A: There could be genetic factors as ulcerative colitis is more common in people who have family members with the disease.
A: Ulcerative colitis causes abdominal pain and cramping. You are likely to feel extreme tiredness, with loss of appetite and weight loss.
During episodes of flare-ups, you may experience more severe symptoms.
A: Though there is no known cure for ulcerative colitis, you can make certain diet changes to improve your symptoms. For example, you can improve your symptoms by avoiding food that triggers bloating, flatulence or diarrhoea.
A: Ulcerative colitis is not a common disease in Singapore, affecting about 6 out of 100,000 people.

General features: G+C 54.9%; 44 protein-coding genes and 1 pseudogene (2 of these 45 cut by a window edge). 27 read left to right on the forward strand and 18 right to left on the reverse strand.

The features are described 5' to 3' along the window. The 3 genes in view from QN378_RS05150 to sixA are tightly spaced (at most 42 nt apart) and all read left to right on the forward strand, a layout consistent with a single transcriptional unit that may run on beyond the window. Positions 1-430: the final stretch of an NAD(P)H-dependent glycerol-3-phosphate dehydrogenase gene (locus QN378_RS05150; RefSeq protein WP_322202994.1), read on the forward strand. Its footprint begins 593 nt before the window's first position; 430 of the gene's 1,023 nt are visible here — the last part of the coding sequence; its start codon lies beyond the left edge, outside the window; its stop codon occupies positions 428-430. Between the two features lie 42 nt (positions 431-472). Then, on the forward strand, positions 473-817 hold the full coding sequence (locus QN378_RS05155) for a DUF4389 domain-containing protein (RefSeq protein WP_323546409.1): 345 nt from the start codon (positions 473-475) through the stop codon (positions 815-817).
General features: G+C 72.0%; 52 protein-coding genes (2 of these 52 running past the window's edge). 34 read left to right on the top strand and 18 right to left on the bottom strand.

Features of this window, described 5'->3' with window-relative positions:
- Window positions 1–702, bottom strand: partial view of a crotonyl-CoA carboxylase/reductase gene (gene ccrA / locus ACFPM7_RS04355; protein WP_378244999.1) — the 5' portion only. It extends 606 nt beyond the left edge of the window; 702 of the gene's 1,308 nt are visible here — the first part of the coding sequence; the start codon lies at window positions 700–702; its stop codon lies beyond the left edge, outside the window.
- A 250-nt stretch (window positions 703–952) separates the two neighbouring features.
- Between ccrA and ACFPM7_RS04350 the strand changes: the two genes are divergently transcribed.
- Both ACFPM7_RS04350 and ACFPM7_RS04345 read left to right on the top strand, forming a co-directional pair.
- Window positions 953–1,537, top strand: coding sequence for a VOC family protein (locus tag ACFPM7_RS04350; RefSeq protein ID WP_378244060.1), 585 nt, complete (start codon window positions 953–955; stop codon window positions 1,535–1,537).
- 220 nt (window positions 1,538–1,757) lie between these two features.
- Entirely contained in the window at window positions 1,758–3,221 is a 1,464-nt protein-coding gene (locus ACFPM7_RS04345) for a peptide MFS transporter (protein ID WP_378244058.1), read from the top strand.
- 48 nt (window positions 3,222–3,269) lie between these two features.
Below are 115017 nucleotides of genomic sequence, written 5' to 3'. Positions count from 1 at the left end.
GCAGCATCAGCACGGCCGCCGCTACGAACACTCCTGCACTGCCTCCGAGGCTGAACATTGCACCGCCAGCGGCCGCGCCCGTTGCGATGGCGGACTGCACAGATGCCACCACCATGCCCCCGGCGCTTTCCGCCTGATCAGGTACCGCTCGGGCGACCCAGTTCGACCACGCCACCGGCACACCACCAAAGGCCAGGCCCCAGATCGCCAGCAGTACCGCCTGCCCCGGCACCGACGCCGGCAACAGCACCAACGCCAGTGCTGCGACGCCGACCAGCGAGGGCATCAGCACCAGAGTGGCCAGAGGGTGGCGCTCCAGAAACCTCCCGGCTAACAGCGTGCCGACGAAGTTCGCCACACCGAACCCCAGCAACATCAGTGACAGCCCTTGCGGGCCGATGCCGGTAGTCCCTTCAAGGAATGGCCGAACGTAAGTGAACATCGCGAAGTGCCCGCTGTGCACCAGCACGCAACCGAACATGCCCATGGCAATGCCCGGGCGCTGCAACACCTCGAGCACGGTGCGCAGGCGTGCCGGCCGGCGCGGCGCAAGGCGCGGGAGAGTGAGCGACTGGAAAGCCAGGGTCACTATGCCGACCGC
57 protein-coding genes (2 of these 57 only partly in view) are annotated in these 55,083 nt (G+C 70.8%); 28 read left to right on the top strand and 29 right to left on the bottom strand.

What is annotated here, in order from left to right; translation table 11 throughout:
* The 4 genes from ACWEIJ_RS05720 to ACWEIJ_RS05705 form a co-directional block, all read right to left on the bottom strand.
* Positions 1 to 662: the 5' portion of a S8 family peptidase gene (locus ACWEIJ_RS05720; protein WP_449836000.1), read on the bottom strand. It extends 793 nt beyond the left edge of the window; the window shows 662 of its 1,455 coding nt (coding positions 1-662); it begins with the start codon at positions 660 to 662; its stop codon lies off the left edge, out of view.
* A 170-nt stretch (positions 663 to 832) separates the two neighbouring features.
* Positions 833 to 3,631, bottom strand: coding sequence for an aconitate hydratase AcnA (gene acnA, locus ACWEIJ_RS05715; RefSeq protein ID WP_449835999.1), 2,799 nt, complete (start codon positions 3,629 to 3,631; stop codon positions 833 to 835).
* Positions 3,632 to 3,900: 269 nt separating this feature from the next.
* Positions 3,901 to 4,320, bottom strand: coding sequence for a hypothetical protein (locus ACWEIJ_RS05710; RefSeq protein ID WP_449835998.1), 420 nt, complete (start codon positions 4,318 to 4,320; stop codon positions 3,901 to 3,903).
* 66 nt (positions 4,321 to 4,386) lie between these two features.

A: Inflammatory bowel disease is a group of disorders that cause chronic inflammation (pain and swelling) of the digestive tract. It affects the small and large intestines.
Inflammatory bowel disease includes Crohn’s disease and ulcerative colitis.
A: You are likely to need long-term treatment for inflammatory bowel disease with the goal of reducing inflammation and preventing future flare-ups.
Depending on where your inflammation occurs, its recurring pattern and severity, your doctor may either: